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Ray-Ban sunglasses down the decades

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Ray-Ban has been making sunglasses for well over 75 years, and one of its greatest achievements is that it has stayed at the top for so long.

Fashions come and go, but Ray-Ban is an iconic brand that has outlasted them all, carving a unique niche in the world of high fashion sunglasses.

Down the decades Ray-Ban has earned a reputation for design, style and performance that makes the brand recognisable almost all over the world.

It is hard to believe that the Ray-Ban brand has been leading the world since 1937 and it's interesting to mark the many milestones on the journey to success.

Ray-Ban started life at the forefront of eyewear technology and quickly came to dominate the market. The brand managed to combine performance and style in a way that no other sunglasses manufacturer could match.

It almost lost its way when the name went down market and lost its unique appeal. Fortunately, the famous brand found its feet again under new ownership and is back in the frame as the flagship brand of Luxottica.

After a couple of decades of celebrity endorsement and worldwide publicity events, it looks like Ray-Bans are going back to basics and pushing the technology to the limits to ensure Ray-Bans not only appeal to the fashion conscious but deliver outstanding performance in the eyewear market.

The early years

Trader John Bausch first started a small business trading in optical goods in New York well before the turn of the century, with finance provided by his partner Henry Lomb.

The Bausch & Lomb (B&L) business went well, and the two opened a shop selling imported spectacles and other optical instruments like microscopes and binoculars. Before long they had expanded into telescopes and photographic lenses.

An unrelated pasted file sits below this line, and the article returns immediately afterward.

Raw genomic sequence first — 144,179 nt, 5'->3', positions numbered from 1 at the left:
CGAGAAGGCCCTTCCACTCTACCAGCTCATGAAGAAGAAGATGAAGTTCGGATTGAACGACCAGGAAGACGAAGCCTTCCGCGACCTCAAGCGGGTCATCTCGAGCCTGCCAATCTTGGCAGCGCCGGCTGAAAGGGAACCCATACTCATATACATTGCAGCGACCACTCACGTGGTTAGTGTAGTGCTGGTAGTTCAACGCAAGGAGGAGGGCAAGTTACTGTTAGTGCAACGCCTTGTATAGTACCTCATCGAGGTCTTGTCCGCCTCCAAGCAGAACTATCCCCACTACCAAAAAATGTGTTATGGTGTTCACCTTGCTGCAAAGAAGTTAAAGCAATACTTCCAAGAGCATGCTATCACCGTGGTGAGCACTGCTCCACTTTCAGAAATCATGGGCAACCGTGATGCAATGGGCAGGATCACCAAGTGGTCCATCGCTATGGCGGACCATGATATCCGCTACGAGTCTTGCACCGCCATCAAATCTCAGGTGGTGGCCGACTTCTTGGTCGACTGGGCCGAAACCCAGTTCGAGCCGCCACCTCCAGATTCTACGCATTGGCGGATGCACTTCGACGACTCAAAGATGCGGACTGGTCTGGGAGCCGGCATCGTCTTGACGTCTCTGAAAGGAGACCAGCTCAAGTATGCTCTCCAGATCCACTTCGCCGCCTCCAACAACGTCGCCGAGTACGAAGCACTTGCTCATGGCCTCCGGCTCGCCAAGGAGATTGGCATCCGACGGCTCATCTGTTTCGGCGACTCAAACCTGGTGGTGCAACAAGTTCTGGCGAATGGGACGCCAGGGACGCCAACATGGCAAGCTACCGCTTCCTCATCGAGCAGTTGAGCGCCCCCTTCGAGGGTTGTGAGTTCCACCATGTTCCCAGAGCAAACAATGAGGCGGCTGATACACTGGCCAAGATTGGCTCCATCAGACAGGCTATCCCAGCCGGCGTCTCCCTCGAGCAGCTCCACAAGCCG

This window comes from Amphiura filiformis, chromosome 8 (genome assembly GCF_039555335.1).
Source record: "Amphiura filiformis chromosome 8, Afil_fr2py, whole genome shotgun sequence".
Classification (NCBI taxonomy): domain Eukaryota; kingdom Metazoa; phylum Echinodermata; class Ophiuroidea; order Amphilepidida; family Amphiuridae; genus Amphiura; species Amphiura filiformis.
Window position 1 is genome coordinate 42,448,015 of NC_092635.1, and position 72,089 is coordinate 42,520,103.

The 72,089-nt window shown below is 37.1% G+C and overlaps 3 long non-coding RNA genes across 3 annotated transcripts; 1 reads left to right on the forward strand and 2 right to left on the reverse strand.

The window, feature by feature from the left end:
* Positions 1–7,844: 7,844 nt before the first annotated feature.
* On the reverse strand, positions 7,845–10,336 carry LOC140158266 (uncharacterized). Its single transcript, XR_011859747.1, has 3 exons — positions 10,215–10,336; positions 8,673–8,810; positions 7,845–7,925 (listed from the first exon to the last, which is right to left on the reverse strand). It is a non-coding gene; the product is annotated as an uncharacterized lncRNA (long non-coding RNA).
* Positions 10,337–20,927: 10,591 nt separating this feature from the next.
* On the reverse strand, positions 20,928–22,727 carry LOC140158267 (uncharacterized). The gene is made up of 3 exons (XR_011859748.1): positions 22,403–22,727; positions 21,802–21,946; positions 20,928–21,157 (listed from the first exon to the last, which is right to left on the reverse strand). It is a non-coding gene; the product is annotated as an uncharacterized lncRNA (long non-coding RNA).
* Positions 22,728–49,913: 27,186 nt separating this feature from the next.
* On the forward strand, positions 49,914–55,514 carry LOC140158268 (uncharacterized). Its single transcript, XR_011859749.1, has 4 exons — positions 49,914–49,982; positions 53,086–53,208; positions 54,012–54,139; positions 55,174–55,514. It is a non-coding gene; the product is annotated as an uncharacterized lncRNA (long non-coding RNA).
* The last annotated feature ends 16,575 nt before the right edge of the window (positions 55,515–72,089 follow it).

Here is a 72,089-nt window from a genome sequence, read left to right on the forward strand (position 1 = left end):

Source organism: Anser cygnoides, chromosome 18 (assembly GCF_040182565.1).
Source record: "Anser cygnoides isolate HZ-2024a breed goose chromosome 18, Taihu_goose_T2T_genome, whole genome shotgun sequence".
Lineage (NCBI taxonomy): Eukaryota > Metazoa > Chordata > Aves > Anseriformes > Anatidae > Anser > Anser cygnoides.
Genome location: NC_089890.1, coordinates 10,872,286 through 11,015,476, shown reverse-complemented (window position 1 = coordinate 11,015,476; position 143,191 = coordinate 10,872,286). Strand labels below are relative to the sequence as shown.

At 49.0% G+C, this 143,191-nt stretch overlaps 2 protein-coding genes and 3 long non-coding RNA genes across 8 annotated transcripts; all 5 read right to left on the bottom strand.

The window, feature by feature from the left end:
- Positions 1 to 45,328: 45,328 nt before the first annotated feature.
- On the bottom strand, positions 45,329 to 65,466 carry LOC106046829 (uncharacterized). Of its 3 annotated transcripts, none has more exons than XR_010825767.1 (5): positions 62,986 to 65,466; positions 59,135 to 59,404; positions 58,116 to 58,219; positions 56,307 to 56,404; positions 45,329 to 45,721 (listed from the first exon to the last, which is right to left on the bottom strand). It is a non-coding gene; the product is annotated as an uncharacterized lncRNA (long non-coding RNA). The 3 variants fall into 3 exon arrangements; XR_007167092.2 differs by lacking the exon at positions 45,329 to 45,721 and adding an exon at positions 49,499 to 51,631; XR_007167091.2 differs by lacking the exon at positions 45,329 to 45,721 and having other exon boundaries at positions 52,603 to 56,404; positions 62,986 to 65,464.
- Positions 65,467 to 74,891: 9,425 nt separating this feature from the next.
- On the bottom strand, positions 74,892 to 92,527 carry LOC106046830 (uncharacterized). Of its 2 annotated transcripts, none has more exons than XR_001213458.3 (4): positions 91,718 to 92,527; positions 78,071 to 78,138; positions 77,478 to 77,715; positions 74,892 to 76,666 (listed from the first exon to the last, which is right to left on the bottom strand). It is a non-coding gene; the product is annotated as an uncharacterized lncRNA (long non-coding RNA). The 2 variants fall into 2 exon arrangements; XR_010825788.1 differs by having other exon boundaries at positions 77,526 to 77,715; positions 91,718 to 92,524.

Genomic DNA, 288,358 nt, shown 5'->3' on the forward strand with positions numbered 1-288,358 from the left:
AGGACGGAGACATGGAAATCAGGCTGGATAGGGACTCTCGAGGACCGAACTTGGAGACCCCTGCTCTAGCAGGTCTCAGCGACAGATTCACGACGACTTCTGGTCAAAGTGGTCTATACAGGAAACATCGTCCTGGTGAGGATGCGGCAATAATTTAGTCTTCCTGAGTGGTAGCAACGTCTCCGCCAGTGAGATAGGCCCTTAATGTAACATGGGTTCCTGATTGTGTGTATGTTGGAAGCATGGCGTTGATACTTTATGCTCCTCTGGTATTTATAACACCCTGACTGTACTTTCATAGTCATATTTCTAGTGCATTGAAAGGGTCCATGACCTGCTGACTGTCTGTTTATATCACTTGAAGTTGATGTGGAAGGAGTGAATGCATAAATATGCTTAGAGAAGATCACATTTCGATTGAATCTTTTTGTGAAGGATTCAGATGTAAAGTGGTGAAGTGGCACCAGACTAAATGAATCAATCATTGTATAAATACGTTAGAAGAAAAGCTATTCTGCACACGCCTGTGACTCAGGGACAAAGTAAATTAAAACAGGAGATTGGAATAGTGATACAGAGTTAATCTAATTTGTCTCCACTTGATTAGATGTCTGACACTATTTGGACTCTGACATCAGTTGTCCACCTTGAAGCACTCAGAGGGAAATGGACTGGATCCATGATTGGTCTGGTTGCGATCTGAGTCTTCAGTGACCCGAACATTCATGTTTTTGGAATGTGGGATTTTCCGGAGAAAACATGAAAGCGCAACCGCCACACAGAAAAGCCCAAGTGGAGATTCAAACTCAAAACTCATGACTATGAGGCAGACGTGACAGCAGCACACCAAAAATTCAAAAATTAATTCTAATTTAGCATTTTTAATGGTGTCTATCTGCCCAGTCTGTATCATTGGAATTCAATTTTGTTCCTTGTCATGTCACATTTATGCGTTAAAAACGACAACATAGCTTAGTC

The first big breakthrough came when Bausch's son William developed a fast track technique for making lenses directly from molten glass without the need for expensive, time-consuming polishing and grinding.

When World War One broke out in 1914 the demand for glass lenses went through the roof as demand grew from the military for optical instruments.

History repeated itself in World War Two with orders pouring in for gunsights, periscopes, searchlights and more. It was during this time that Bausch & Lomb developed sunglass lenses to help reduce the glare suffered by US Air Force pilots on flying missions.

Catching the public imagination

The prototype sunglasses were not only hot with US pilots. High ranking military officers took a shine to them too, and it wasn't long before they were being photographed wearing the trademark teardrop-shaped sunglasses called Aviators.

Ray-Bans were soon synonymous with the glamorous ethos of fighter pilots, and the public began to clamour for more. In the post-war years, Ray-Bans began to be worn by Hollywood celebrities and, along with the movies, they spread around the world.

The company cashed in on the fame of their Aviator eyewear with follow-up styles like Shooter, Outdoorsman and Wayfarer, taking full advantage of the development of new synthetic moulded plastics.

Lens technology also improved and Ray-Ban developed its cutting edge G-15 lenses in 1957, which not only offered exceptional protection against sunlight glare but also had the capacity to retain correct colour vision.

With the eruption of pop culture in the 1960s, the Ray-Ban range exploded with more than 50 models on the shelves, many aimed at the growing female market. Business boomed over the following decades, but things were soon to change.

The Luxottica revolution

By the 1990s the magic of Ray-Bans began to fade as B&L went down-market with cheaply made models sold at discount prices in corner store across America.

After decades of groundbreaking eyewear, the Ray-Ban brand looked old-fashioned and behind the times. In 1998 it was sold to the eyewear division of Italian conglomerate Luxottica.

Luxottica immediately began turning the Ray-Ban brand back into a must-have fashion accessory. Ray-Bans were redesigned and heavily promoted as a must-have accessory.

New ranges were launched including sunglasses for the female and child market while top-name celebrities were hired to make Ray-Bans look cutting edge. Indie rock bands notably promote the overhaul of the iconic Wayfarer as the now famous 'Never Hide. Advertising campaign harnessed the youth market.

Luxottica's marketing department moved into overdrive as Ray-Ban sales soared and campaigns mushroomed as innovation became the byword. Wayfarer fans were encouraged to add their personal mark and buyers could even have New York subway maps printed on them

And all the time, Luxottica took advantage of new technologies, launching carbon fibre frames, polycarbonate and crystal glass lenses with special coatings to eliminate glare and provide 100 UV light protection.

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